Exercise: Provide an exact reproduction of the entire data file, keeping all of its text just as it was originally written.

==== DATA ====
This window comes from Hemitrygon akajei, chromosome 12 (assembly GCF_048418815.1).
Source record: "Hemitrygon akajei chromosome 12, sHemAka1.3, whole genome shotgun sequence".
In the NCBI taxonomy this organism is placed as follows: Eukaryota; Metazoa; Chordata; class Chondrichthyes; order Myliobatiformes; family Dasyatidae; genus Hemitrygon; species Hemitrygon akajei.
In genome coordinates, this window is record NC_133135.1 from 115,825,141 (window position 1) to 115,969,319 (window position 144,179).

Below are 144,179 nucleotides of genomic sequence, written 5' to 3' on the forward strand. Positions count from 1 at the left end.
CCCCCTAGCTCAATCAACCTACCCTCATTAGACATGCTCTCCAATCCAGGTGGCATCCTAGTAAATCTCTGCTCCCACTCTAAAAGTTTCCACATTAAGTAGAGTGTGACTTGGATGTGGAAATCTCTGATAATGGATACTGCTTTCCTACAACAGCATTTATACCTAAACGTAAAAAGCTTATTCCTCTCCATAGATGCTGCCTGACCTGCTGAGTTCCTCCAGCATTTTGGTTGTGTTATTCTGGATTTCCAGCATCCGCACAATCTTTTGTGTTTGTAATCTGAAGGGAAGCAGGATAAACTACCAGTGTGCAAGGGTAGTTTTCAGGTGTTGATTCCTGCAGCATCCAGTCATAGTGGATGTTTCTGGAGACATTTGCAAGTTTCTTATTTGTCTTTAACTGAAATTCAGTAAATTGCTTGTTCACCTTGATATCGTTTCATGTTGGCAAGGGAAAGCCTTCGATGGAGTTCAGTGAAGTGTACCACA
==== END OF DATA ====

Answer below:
This window comes from Hemitrygon akajei, chromosome 12 (assembly GCF_048418815.1).
Source record: "Hemitrygon akajei chromosome 12, sHemAka1.3, whole genome shotgun sequence".
In the NCBI taxonomy this organism is placed as follows: Eukaryota; Metazoa; Chordata; class Chondrichthyes; order Myliobatiformes; family Dasyatidae; genus Hemitrygon; species Hemitrygon akajei.
In genome coordinates, this window is record NC_133135.1 from 115,825,141 (window position 1) to 115,969,319 (window position 144,179).

Below are 144,179 nucleotides of genomic sequence, written 5' to 3' on the forward strand. Positions count from 1 at the left end.
CCCCCTAGCTCAATCAACCTACCCTCATTAGACATGCTCTCCAATCCAGGTGGCATCCTAGTAAATCTCTGCTCCCACTCTAAAAGTTTCCACATTAAGTAGAGTGTGACTTGGATGTGGAAATCTCTGATAATGGATACTGCTTTCCTACAACAGCATTTATACCTAAACGTAAAAAGCTTATTCCTCTCCATAGATGCTGCCTGACCTGCTGAGTTCCTCCAGCATTTTGGTTGTGTTATTCTGGATTTCCAGCATCCGCACAATCTTTTGTGTTTGTAATCTGAAGGGAAGCAGGATAAACTACCAGTGTGCAAGGGTAGTTTTCAGGTGTTGATTCCTGCAGCATCCAGTCATAGTGGATGTTTCTGGAGACATTTGCAAGTTTCTTATTTGTCTTTAACTGAAATTCAGTAAATTGCTTGTTCACCTTGATATCGTTTCATGTTGGCAAGGGAAAGCCTTCGATGGAGTTCAGTGAAGTGTACCACA